Research Article: Tungsten filled 3D printed field shaping devices for electron beam radiation therapy

Date Published: June 19, 2019

Publisher: Public Library of Science

Author(s): Lawrie Skinner, Benjamin P. Fahimian, Amy S. Yu, Gayle E. Woloschak.


Electron radiotherapy is a labor-intensive treatment option that is complicated by the need for field shaping blocks. These blocks are typically made from casting Cerrobend alloys containing lead and cadmium. This is a highly toxic process with limited precision. This work aims to provide streamlined and more precise electron radiotherapy by 3D using printing techniques.

The 3D printed electron cutout consists of plastic shells filled with 2 mm diameter tungsten ball bearings. Five clinical Cerrobend defined field were compared to the planned fields by measuring the light field edge when mounted in the electron applicator on a linear accelerator. The dose transmitted through the 3D printed and Cerrobend cutouts was measured using an IC profiler ion chamber array with 6 MeV and 16 MeV beams. Dose profiles from the treatment planning system were also compared to the measured dose profiles. Centering and full width half maximum (FWHM) metrics were taken directly from the profiler software.

The transmission of a 16MeV beam through a 12 mm thick layer of tungsten ball bearings agreed within 1% of a 15 mm thick Cerrobend block (measured with an ion chamber array). The radiation fields shaped by ball bearing filled 3D printed cutout were centered within 0.4 mm of the planned outline, whereas the Cerrobend cutout fields had shift errors of 1–3 mm, and shape errors of 0.5–2 mm. The average shift of Cerrobend cutouts was 2.3 mm compared to the planned fields (n = 5). Beam penumbra of the 3D printed cutouts was found to be equivalent to the 15 mm thick Cerrobend cutout. The beam profiles agreed within 1.2% across the whole 30 cm profile widths.

This study demonstrates that with a proper quality assurance procedure, 3D-printed cutouts can provide more accurate electron radiotherapy with reduced toxicity compared to traditional Cerrobend methods.

Partial Text

It has been long recognized that custom field shaping blocks used for electron beam therapy complicate and slow down the treatment procedure[1]. Although low cost, production of blocks cast from the low melting point alloys require manual labor and handling of toxic materials. In addition, transferring the outline from the treatment planning system (TPS) to the cutting tools introduces field shape and placement uncertainties of several millimeters. As an example of this error, Fig 1A shows the light field edge from a typical clinical Cerrobend insert compared to the planned outline. The 3D printed cutout methods in this study represent one way to reduce these uncertainties. While many current electron treatments do not require increased accuracy, developments in combination with modern dose calculations and modulating bolus [2–4] open up the potential for more advanced therapies, such as mixed beam therapy, which offer increased distal sparing compared to traditional intensity modulated, or volumetric arc radiation therapy photon plans [5, 6].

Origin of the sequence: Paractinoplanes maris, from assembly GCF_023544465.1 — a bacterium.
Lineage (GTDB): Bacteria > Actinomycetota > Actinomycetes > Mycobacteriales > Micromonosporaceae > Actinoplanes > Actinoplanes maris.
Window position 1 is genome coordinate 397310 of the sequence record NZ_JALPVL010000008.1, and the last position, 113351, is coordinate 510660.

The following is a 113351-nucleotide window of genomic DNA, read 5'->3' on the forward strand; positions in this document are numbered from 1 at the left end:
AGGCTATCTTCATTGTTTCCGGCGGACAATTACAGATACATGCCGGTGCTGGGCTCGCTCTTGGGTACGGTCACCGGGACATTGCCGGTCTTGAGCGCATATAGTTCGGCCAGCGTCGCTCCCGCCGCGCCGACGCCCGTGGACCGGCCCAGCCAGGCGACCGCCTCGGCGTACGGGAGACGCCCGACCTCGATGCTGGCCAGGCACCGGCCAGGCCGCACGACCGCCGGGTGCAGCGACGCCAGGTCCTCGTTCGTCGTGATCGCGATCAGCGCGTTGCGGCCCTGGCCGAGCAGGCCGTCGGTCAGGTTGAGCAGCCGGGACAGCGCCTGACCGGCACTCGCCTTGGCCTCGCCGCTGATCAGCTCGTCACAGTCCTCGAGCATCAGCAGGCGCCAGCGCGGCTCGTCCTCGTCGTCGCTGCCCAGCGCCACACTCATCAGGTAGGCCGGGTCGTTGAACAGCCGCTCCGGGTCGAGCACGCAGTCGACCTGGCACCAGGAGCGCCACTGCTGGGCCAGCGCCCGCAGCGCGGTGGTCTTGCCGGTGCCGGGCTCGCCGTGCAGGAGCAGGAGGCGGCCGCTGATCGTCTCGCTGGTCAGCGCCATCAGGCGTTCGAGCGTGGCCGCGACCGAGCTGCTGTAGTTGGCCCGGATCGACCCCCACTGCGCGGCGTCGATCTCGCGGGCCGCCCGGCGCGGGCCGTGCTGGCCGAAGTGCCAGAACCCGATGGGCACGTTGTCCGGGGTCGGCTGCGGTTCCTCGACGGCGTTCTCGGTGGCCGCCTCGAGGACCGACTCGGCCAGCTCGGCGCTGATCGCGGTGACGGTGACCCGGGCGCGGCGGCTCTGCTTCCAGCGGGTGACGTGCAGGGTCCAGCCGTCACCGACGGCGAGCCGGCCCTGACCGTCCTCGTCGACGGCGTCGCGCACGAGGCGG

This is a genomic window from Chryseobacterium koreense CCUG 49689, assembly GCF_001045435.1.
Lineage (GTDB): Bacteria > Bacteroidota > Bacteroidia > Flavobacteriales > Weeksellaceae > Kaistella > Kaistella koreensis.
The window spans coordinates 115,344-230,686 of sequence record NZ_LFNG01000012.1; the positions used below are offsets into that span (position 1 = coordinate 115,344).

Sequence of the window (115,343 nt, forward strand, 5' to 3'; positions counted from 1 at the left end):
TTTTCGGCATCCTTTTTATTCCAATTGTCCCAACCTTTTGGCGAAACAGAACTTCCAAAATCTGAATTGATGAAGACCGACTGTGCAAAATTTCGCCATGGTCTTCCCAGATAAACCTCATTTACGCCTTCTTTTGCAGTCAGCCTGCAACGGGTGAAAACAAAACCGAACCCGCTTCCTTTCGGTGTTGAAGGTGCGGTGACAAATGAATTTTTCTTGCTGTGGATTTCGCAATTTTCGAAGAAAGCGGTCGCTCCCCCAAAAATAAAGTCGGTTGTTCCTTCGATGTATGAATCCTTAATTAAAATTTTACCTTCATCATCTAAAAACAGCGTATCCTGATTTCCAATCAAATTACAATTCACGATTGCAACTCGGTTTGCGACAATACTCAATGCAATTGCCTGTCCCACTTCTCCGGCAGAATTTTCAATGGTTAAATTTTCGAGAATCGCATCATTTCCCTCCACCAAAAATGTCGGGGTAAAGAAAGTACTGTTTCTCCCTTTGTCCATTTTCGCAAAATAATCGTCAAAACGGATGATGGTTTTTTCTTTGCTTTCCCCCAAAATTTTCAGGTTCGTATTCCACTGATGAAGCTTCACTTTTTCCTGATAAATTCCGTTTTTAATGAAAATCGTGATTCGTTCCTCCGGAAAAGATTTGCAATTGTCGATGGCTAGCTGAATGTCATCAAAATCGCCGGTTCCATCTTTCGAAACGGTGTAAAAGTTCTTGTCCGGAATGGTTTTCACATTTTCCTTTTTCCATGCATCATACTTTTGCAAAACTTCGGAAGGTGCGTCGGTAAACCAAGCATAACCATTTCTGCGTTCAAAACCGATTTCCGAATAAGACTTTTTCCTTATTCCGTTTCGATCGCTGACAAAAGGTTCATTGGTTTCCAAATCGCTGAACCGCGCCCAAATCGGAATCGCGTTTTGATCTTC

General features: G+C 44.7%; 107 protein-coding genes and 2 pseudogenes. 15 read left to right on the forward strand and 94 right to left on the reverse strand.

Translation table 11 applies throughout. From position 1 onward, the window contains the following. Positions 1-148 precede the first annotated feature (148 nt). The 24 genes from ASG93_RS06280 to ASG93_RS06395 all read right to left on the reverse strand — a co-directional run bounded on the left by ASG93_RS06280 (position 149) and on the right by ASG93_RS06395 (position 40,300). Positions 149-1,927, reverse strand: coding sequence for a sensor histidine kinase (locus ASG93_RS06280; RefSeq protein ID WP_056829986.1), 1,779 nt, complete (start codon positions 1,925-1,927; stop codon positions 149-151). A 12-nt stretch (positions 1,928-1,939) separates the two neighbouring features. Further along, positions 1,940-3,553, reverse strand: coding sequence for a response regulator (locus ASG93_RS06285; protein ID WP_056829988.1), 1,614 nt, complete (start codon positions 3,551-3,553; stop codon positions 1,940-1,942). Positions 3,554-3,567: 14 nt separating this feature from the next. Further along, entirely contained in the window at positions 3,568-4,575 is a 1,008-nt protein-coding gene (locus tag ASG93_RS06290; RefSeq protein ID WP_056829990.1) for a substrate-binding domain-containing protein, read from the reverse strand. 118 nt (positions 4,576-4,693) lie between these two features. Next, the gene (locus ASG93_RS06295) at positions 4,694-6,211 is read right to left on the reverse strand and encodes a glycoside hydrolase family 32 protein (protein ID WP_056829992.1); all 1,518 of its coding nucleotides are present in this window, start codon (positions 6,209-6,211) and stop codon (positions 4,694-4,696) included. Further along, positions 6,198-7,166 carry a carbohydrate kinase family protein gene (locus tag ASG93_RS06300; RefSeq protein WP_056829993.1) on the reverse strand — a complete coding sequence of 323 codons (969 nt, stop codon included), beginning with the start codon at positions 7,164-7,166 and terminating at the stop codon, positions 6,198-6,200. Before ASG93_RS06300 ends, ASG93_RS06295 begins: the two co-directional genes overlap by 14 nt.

Dose profiles of 6 MeV and 16 MeV electron beams delivered through the 5.5 cm circle of Cerrobend and 3D printed cutout are shown in Fig 3 (10 x 10 cm2 insert). The planned, Cerrobend, and 3D printed dose profiles (80% to 20% penumbra widths) agree within 0.4 mm. The comparisons between the FWHM, centering, and off-axis dose of the planned, Cerrobend and 3D printed cutouts are listed in Table 2. The 5.5 cm cutout circle was defined at 95 cm SSD such that it produces field sizes of 5.8 cm in diameter at 100 cm SSD. The FWHM for 3D printed circle, and the planned dose profile agreed within 1 mm. The centering of the Cerrobend circle was found to be up to 0.7 mm off center, compared to 0.1 mm and 0.3 mm for the 3D printed circle at 6 MeV and 16 MeV, respectively. The 12 mm deep volume is calculated to be 159.7 cm3. The tungsten ball bearings were weighed to be 1652 g which is giving a density of 10.34 g/cm3. This is in close accordance with the expected density from random sphere packing theory (17.5 g/cm3*0.6 = 10.5 g/cm3). The dose under the block was up to 0.9% higher for the 3D printed cutout at 16 MeV than that for the planned dose or Cerrobend cutout (Fig 3 and Table 2).

A simple and non-toxic solution for electron field shaping using 3D printing and tungsten ball bearings is presented. By replacing Bismuth-lead alloy block casting, this method reduces manual labor and removes toxic materials from the clinic. Safety is also improved through printing of patient’s information and custom codes directly into the 3D printed part. This method allows accurate field shaping using standard applicators. The all-digital workflow ensures accuracy and reproducibility of the inserts.

In this work 3D printed designs for electron cutout have been demonstrated to accurately reproduce the dose profiles compared to that of Cerrobend cutouts. This method removes toxic material from the clinic, reduces manual labor, and provides improved reproduction of the field placement and field shape compared to Cerrobend. One caveat is that for higher energies the thickness of the cutout may need to be increased. Given the current rapid rate of development of 3D printing, it is expected that these technologies will be dramatically improved in the coming years, giving yet more convenience, speed, and precision. This increased precision, in concert with other recent developments, such as modulating electron bolus, opens up new opportunities for advancing electron radiotherapy.